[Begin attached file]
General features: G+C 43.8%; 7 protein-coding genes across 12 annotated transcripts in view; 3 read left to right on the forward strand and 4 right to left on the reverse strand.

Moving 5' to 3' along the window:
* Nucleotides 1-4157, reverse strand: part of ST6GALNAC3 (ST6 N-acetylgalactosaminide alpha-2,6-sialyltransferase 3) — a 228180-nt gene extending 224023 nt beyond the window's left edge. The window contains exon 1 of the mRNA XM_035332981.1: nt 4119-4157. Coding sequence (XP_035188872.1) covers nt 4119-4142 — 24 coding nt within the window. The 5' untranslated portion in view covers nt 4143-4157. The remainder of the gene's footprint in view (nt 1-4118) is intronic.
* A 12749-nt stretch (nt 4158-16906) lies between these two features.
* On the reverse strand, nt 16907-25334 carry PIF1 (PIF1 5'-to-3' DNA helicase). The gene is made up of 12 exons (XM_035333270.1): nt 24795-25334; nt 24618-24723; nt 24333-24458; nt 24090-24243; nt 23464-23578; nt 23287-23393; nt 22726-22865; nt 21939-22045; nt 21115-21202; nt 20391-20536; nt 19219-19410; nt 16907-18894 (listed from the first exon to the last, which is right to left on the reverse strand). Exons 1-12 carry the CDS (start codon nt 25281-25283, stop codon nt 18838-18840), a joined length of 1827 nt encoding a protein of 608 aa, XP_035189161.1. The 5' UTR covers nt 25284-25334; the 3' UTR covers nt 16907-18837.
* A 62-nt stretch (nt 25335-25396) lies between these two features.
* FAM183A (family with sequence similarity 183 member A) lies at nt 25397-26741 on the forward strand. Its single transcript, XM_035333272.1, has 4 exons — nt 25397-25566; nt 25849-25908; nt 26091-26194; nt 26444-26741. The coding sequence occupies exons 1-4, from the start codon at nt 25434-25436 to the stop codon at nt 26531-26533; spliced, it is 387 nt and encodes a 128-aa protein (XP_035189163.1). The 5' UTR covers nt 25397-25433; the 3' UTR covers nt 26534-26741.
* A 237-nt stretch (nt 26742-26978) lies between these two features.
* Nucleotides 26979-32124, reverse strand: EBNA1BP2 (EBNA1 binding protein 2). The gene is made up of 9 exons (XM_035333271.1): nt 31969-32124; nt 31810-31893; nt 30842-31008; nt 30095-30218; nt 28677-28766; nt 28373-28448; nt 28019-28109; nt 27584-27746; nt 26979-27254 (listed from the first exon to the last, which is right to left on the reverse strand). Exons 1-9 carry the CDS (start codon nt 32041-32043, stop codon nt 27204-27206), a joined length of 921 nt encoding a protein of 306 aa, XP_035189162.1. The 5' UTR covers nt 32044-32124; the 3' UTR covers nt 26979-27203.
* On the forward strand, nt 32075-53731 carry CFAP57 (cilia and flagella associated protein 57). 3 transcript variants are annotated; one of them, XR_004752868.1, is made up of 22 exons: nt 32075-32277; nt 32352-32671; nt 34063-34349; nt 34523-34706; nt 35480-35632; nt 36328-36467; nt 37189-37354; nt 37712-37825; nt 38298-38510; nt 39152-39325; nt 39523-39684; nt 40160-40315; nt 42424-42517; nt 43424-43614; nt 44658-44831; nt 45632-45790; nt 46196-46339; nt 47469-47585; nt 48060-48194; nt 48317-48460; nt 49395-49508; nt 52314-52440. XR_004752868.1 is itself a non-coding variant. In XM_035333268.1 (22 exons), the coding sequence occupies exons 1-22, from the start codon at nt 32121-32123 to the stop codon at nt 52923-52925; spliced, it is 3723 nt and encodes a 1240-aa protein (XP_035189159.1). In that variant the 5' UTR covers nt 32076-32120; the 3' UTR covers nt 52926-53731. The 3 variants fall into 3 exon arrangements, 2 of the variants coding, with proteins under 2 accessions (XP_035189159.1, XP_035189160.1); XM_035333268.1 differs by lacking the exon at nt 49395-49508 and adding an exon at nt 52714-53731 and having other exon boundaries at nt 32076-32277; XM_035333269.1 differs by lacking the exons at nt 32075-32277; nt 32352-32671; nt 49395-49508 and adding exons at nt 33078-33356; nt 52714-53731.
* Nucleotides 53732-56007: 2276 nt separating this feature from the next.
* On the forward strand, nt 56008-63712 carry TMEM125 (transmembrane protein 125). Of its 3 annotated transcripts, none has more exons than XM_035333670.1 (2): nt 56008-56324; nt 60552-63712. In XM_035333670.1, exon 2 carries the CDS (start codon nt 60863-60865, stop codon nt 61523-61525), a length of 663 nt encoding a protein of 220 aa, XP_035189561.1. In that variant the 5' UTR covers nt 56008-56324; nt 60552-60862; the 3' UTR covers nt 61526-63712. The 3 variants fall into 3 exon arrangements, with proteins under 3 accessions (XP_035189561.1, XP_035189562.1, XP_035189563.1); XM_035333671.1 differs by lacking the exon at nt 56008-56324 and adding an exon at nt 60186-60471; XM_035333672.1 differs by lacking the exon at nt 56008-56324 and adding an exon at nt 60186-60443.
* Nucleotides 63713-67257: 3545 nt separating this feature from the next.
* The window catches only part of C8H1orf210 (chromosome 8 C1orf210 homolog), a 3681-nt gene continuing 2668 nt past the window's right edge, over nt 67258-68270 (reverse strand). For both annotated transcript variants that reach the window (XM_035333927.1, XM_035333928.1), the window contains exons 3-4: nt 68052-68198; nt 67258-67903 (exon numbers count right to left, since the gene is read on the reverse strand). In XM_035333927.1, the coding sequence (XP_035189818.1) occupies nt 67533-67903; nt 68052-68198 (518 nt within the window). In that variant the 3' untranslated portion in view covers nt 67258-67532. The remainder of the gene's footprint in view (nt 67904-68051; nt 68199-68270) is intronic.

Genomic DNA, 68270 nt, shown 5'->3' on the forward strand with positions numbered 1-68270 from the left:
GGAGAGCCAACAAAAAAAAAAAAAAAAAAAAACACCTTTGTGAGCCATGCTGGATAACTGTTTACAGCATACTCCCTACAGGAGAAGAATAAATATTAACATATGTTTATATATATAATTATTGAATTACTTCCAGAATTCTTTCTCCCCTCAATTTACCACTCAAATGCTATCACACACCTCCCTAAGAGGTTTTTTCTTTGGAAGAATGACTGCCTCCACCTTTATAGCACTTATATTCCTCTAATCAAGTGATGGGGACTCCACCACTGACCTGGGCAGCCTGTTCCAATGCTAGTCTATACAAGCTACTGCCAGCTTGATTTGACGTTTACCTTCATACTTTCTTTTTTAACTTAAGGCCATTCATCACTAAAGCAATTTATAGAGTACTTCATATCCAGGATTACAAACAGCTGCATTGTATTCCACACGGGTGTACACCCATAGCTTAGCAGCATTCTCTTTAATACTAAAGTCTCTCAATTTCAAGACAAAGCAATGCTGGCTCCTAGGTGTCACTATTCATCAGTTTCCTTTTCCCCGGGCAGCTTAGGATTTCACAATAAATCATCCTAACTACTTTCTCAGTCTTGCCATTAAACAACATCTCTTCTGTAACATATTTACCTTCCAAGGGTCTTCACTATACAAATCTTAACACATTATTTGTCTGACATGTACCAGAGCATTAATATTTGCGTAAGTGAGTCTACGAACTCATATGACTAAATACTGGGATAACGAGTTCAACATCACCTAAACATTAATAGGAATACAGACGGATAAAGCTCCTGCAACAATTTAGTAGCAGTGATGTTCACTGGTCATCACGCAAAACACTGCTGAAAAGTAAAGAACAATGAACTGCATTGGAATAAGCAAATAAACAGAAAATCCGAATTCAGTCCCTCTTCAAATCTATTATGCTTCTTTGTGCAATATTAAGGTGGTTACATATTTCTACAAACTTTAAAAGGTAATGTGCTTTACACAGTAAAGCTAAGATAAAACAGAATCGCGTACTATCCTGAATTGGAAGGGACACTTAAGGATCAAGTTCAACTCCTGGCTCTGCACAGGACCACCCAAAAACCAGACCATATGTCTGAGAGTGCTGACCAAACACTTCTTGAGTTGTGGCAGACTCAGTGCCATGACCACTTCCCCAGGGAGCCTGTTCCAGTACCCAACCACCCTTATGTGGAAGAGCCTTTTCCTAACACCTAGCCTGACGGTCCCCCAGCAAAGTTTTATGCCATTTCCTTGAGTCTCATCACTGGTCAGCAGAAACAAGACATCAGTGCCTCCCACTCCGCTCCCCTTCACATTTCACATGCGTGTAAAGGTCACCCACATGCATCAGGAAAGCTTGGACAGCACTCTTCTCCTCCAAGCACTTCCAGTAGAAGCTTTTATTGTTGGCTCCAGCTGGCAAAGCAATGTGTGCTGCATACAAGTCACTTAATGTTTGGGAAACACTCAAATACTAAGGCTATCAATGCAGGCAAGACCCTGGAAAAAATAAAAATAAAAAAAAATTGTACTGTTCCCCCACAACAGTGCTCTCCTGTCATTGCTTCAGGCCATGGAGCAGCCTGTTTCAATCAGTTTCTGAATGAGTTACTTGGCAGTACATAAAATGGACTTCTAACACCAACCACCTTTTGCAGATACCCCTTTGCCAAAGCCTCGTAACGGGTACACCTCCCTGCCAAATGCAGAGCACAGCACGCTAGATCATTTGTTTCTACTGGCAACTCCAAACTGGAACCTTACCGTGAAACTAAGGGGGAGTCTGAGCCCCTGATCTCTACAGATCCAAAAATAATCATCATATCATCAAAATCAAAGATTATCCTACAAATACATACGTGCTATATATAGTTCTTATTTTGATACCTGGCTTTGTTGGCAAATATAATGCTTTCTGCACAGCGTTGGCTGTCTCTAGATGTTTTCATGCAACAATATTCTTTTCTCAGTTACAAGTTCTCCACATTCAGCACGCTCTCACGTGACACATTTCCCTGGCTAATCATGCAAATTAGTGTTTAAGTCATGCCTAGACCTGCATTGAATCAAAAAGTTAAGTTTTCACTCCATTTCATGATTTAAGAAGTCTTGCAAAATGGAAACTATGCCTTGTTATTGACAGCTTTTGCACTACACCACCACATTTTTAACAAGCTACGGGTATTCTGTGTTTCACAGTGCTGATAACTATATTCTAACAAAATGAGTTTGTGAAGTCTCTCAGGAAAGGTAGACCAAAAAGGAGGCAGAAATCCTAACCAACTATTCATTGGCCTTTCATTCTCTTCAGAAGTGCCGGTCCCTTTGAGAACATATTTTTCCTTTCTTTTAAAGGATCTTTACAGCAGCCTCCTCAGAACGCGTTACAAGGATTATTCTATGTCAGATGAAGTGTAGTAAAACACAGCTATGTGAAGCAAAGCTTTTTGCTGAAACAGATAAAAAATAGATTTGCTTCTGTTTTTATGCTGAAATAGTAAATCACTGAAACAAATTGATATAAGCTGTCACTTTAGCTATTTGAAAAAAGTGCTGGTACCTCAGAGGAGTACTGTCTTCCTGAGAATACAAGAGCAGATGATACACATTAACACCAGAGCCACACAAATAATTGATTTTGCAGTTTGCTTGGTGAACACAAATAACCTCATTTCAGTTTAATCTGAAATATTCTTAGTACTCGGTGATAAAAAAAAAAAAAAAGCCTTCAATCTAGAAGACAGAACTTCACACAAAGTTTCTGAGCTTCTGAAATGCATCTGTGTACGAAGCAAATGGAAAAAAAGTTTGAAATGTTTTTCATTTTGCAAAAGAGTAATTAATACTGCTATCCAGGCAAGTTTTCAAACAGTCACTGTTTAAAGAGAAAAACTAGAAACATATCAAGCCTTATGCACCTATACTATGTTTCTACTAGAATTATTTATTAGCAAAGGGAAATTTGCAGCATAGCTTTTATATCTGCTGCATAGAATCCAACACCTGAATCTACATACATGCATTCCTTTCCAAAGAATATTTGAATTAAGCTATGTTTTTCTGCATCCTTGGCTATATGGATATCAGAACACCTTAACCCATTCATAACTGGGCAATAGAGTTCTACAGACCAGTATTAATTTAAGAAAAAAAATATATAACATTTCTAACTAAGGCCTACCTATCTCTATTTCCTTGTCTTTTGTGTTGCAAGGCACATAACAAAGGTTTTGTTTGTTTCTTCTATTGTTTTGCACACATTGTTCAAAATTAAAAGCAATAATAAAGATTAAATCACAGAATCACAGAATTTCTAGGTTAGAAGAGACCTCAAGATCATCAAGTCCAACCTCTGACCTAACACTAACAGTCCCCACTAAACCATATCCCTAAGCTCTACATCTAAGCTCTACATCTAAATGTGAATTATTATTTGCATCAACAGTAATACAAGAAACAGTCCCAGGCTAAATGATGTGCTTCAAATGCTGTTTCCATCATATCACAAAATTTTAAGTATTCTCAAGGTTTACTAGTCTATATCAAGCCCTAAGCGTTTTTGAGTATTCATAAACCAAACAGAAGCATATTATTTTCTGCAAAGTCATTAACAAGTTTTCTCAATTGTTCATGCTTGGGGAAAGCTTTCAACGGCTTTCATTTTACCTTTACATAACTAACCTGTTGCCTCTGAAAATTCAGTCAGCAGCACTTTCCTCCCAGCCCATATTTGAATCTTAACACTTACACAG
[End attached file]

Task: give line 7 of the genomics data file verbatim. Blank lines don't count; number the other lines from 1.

* FAM183A (family with sequence similarity 183 member A) lies at nt 25397-26741 on the forward strand. Its single transcript, XM_035333272.1, has 4 exons — nt 25397-25566; nt 25849-25908; nt 26091-26194; nt 26444-26741. The coding sequence occupies exons 1-4, from the start codon at nt 25434-25436 to the stop codon at nt 26531-26533; spliced, it is 387 nt and encodes a 128-aa protein (XP_035189163.1). The 5' UTR covers nt 25397-25433; the 3' UTR covers nt 26534-26741.